AUFC asks Will Sununu Stand Up for the Thousands of NH Children Without Health Insurance?

Manchester, NH – As a major debate takes place in the U.S. Senate this week over thefuture of Children’s healthcare, Americans United for Change imploredU.S. Senator John Sununu to stand up for the children of New Hampshire and votein favor of The Children’s Health Insurance Program (CHIP)Reauthorization Act – meaningful legislation to strengthen the popularprogram by $35 billion over 5 years. By combiningthe best of public and private health coverage, the bipartisan plan to renewthe Children’s Health Insurance Program will ensure all 6.6 millionCHIP-covered kids keep their health insurance and will reach 3.2 million moreuninsured children in America’sworking families. With morethan 9 million children in the U.S. and the over 19 thousand children in NewHampshire without any heath insurance – will Senator Sununu do the rightthing and stand up to President Bush? New Hampshire State RepresentativesMike Brunelle and Jesse Martineau explained what’s at stake for New Hampshire families at the Alpha-Bits Daycare in Manchester today.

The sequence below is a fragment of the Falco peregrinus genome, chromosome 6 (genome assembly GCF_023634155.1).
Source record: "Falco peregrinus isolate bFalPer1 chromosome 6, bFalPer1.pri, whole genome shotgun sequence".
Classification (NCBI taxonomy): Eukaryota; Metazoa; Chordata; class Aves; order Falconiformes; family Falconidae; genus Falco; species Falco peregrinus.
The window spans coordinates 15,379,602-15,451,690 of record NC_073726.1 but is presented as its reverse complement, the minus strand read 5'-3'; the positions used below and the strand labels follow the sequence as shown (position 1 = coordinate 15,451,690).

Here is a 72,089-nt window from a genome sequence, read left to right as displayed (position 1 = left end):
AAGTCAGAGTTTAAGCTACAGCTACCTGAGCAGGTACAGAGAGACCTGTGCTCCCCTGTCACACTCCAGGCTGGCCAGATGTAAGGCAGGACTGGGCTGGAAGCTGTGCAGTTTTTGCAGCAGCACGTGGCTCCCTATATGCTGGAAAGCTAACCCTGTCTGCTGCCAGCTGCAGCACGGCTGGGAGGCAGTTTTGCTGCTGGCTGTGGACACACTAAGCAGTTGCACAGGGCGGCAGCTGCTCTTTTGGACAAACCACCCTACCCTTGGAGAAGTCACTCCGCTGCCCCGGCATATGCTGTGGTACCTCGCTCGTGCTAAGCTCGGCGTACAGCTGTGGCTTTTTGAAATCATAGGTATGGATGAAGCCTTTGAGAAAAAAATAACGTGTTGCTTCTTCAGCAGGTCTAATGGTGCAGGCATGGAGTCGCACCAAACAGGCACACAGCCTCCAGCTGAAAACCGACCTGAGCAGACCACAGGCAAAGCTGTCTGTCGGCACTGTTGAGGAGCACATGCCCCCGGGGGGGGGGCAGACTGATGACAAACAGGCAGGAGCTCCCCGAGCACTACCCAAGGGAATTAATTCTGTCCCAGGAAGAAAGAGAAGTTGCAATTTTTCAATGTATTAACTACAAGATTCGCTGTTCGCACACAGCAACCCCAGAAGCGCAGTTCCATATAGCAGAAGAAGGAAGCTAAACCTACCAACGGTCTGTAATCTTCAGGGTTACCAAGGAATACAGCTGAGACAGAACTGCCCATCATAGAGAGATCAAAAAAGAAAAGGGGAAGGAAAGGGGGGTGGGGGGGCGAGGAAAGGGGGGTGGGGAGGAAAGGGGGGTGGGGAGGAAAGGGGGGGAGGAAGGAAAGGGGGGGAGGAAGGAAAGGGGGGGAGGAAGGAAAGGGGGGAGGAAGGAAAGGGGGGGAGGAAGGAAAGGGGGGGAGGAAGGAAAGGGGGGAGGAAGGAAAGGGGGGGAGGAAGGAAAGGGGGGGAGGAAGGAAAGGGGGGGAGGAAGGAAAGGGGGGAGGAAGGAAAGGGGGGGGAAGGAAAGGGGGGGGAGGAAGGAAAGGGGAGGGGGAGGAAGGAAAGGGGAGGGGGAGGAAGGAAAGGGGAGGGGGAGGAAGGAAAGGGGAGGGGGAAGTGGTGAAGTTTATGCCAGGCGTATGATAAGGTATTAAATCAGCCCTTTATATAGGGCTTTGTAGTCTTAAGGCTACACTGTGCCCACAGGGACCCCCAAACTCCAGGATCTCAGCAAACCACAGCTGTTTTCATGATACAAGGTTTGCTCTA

“SenatorSununu has a very important choice to make: either stand with President Bushwho has threatened to veto this legislation to improve health coverage forchildren in New Hampshire and throughout the country -- or stand with thefamilies of the 19,000 kids in New Hampshire who have no healthinsurance,” said MichaelBrunelle, a State Representative who represents Wards 10, 11, and 12 ofManchester. “Will he stand with Bush -- or the thousands ofNew Hampshirekids that stand to be covered if the bipartisan bill in the Senate becomes lawand the families who pray each night that their children don’t get sickor hurt?”